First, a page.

Naked New York was a gluttonous bitch, needing constant attention. What had begun as a single blog about Manhattan in 2005 had become ten separate blogs generating at last count over two-hundred-million page hits per year, and far more importantly, roughly thirty million per annum in advertising revenue. NNY was just like any other conglomerate, only the products manufactured were ideas and opinions, words and tips, photographs and gossip. Ever changing to remain ever pertinent. The revenue stream was one hundred percent advertising, and while Charlie paid a small team of fulltime employees and a very large team of contributors, each blog was his baby whether it focused on celebrities, finance, sports, technology, gaming or even the female perspective on life. He trusted his editors, but it was his name on every masthead.
Which had made Charlie a celebrity, at least in the important cities. He liked that part. Hadn't considered it when he wrote up the initial business plan, but there were worse things than getting invited to every major event and having stunning women eager to accompany him to each one. He wasn't in Clooney's league, but Charlie's determination to remain a bachelor had passed from joke to fact to legend in the span of six years.
His phone rang, a call, not a text, and he answered, his Bluetooth gear attached to his ear directly after his morning shower. "Naomi. How are you today, gorgeous?"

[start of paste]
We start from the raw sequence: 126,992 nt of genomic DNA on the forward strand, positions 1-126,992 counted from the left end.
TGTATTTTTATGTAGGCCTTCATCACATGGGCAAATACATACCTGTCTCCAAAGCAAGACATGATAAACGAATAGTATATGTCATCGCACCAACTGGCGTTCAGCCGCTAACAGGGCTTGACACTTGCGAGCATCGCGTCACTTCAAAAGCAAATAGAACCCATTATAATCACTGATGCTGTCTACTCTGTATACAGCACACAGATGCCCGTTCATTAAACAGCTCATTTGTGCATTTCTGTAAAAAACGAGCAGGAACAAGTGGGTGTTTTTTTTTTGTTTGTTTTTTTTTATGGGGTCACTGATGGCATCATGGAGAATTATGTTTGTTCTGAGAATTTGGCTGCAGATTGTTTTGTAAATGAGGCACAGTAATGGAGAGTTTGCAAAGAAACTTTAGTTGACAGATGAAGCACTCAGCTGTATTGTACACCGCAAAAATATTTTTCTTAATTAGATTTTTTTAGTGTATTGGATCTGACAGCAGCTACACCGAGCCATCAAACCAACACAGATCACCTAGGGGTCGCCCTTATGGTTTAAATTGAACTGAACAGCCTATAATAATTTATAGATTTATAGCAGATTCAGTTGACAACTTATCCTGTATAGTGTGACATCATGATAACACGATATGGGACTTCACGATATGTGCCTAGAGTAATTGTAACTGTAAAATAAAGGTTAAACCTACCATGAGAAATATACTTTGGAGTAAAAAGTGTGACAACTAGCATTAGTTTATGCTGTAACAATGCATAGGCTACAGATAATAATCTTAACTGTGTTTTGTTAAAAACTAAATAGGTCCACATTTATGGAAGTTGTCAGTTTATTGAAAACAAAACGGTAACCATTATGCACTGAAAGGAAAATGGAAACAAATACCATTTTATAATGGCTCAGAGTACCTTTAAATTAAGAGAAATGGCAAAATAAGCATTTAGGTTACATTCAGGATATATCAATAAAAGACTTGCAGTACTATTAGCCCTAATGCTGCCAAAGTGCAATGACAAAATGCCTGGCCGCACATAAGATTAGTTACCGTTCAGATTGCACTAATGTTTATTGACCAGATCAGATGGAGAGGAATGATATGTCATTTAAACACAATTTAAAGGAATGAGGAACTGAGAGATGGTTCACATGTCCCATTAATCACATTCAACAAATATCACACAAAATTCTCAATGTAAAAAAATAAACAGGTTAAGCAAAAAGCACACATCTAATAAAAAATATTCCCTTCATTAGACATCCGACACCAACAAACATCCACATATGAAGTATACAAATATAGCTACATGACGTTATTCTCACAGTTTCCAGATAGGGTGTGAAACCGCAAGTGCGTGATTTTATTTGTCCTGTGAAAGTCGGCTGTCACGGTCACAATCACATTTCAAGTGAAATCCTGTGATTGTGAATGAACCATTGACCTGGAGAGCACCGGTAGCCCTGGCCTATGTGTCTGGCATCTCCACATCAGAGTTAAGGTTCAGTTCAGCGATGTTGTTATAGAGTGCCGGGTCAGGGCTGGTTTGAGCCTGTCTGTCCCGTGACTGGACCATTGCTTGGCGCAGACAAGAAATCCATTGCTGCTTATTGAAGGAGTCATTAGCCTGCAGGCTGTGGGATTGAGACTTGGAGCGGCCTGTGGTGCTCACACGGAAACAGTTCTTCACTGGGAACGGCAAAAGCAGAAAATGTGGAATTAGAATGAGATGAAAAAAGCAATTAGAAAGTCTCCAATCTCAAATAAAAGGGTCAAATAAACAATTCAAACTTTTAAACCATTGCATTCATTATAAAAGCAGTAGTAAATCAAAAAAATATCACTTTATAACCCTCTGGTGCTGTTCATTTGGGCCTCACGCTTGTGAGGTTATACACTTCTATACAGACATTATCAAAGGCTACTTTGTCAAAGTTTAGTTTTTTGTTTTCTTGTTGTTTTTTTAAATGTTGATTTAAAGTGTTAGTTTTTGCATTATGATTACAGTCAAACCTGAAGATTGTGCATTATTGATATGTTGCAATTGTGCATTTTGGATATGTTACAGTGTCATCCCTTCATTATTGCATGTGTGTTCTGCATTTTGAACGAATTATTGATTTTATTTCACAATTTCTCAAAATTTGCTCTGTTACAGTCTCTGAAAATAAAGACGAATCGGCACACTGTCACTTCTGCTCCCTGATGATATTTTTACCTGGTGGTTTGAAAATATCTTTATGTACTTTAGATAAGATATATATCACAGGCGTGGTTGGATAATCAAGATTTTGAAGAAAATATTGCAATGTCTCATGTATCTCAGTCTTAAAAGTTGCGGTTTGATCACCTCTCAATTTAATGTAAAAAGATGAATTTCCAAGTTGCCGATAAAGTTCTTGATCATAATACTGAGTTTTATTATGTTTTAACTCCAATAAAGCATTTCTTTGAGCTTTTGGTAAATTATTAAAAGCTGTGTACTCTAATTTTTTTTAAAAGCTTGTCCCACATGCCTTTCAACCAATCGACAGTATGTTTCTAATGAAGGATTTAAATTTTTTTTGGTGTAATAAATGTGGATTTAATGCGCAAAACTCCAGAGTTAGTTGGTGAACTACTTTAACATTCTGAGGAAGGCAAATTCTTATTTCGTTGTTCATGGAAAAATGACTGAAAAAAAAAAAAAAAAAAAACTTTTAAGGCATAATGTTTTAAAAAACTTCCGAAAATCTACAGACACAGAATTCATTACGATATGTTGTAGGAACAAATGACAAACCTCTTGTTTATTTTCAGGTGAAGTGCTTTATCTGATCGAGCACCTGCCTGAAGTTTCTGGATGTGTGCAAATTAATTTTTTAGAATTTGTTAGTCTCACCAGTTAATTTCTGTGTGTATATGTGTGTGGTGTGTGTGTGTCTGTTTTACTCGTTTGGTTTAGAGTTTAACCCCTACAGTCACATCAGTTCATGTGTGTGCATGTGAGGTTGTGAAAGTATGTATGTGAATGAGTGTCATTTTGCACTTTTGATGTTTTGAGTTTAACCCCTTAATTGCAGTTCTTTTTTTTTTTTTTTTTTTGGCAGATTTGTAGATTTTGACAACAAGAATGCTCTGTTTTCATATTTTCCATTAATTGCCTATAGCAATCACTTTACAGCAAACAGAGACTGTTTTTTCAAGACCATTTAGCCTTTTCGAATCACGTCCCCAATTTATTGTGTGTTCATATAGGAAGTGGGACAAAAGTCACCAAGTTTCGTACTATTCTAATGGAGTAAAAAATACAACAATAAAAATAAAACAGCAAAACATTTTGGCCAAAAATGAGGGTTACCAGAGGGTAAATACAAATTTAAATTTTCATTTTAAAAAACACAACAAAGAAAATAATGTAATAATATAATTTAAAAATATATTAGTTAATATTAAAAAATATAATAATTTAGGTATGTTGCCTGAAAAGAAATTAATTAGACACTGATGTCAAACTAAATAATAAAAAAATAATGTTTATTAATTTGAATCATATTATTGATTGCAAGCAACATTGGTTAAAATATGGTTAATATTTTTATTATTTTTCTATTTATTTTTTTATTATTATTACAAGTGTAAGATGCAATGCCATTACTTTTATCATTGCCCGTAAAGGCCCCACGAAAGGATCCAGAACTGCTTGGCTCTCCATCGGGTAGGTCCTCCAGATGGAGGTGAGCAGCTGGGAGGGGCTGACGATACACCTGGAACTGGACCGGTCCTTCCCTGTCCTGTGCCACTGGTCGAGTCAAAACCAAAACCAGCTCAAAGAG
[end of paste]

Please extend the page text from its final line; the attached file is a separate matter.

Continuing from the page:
"Filled with wonder and delight, as usual," his assistant said, her voice a nasal Brooklynese, her tone as dry as extra brut champagne.
Charlie grinned. "Any changes?"
"Nope. Just don't forget that the tailor is coming by at eleven. Don't make him wait. You did last time, and while you're precious as diamonds to me, his client list would make you tremble."
"You're always so good for my ego." Charlie glanced at his handset to see who wanted to interrupt his call. It was his cousin Rebecca. Odd, she rarely texted on a workday. "Got to run."
Naomi hung up even before Charlie pulled out the phone's keypad.
What's wrong? Has someone died? CW
A moment later, his phone beeped as his screen refreshed.
Everything's fine. I have a treat for you, though.
He sailed across his floor again, this time to check the stats on one of his latest clients. Their ads had been on rotation in five markets, and they were doing well in four.
What kind of treat? CW
He laughed. His thumbs flew. Come on, Becca. CW
She was his favorite cousin, which was saying something because he had a ton of them. His parents each had five siblings and they'd all bred like rabbits. Charlie had three siblings of his own, but only one had climbed aboard the baby wagon.
Instead of the beep announcing a return text, his phone rang. Charlie switched to voice.
"Seriously," Rebecca said. "I think you'll get a kick out of her. She's different. She's new. Brand-new. Still, wears colors, for God's sake. And she's bright, tiny, funny and completely starstruck. She'll swoon over you, and make that head of yours so large you won't be able to fit through your front door."
"Ah, Rebecca. I didn't know you cared. She sounds perfect."